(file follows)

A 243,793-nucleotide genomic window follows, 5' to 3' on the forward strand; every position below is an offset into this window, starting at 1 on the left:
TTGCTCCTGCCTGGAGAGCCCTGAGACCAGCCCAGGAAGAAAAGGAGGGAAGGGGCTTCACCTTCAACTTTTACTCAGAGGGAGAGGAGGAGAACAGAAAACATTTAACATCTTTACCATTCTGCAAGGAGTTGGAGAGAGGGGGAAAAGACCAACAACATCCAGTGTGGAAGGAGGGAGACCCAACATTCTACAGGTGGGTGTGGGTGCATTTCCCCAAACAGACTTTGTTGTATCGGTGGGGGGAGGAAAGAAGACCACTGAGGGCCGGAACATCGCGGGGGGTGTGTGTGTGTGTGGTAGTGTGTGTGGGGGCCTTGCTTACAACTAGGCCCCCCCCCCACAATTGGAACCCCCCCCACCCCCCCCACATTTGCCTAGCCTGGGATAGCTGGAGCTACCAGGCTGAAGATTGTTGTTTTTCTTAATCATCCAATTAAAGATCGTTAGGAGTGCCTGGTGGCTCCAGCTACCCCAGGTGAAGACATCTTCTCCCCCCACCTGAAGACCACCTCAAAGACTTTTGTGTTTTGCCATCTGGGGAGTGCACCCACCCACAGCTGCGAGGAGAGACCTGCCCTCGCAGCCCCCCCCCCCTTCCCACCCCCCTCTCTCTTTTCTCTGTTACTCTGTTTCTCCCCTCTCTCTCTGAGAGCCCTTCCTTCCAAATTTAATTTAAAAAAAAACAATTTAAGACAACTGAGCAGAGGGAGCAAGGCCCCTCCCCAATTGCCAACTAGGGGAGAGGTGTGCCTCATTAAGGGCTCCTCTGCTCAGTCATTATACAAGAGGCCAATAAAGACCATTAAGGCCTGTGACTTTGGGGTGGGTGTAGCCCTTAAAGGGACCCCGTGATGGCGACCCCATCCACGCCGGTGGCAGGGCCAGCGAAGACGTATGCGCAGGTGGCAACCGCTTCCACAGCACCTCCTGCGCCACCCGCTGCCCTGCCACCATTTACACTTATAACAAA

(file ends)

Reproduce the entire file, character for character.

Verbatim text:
A 243,793-nucleotide genomic window follows, 5' to 3' on the forward strand; every position below is an offset into this window, starting at 1 on the left:
TTGCTCCTGCCTGGAGAGCCCTGAGACCAGCCCAGGAAGAAAAGGAGGGAAGGGGCTTCACCTTCAACTTTTACTCAGAGGGAGAGGAGGAGAACAGAAAACATTTAACATCTTTACCATTCTGCAAGGAGTTGGAGAGAGGGGGAAAAGACCAACAACATCCAGTGTGGAAGGAGGGAGACCCAACATTCTACAGGTGGGTGTGGGTGCATTTCCCCAAACAGACTTTGTTGTATCGGTGGGGGGAGGAAAGAAGACCACTGAGGGCCGGAACATCGCGGGGGGTGTGTGTGTGTGTGGTAGTGTGTGTGGGGGCCTTGCTTACAACTAGGCCCCCCCCCCACAATTGGAACCCCCCCCACCCCCCCCACATTTGCCTAGCCTGGGATAGCTGGAGCTACCAGGCTGAAGATTGTTGTTTTTCTTAATCATCCAATTAAAGATCGTTAGGAGTGCCTGGTGGCTCCAGCTACCCCAGGTGAAGACATCTTCTCCCCCCACCTGAAGACCACCTCAAAGACTTTTGTGTTTTGCCATCTGGGGAGTGCACCCACCCACAGCTGCGAGGAGAGACCTGCCCTCGCAGCCCCCCCCCCCTTCCCACCCCCCTCTCTCTTTTCTCTGTTACTCTGTTTCTCCCCTCTCTCTCTGAGAGCCCTTCCTTCCAAATTTAATTTAAAAAAAAACAATTTAAGACAACTGAGCAGAGGGAGCAAGGCCCCTCCCCAATTGCCAACTAGGGGAGAGGTGTGCCTCATTAAGGGCTCCTCTGCTCAGTCATTATACAAGAGGCCAATAAAGACCATTAAGGCCTGTGACTTTGGGGTGGGTGTAGCCCTTAAAGGGACCCCGTGATGGCGACCCCATCCACGCCGGTGGCAGGGCCAGCGAAGACGTATGCGCAGGTGGCAACCGCTTCCACAGCACCTCCTGCGCCACCCGCTGCCCTGCCACCATTTACACTTATAACAAA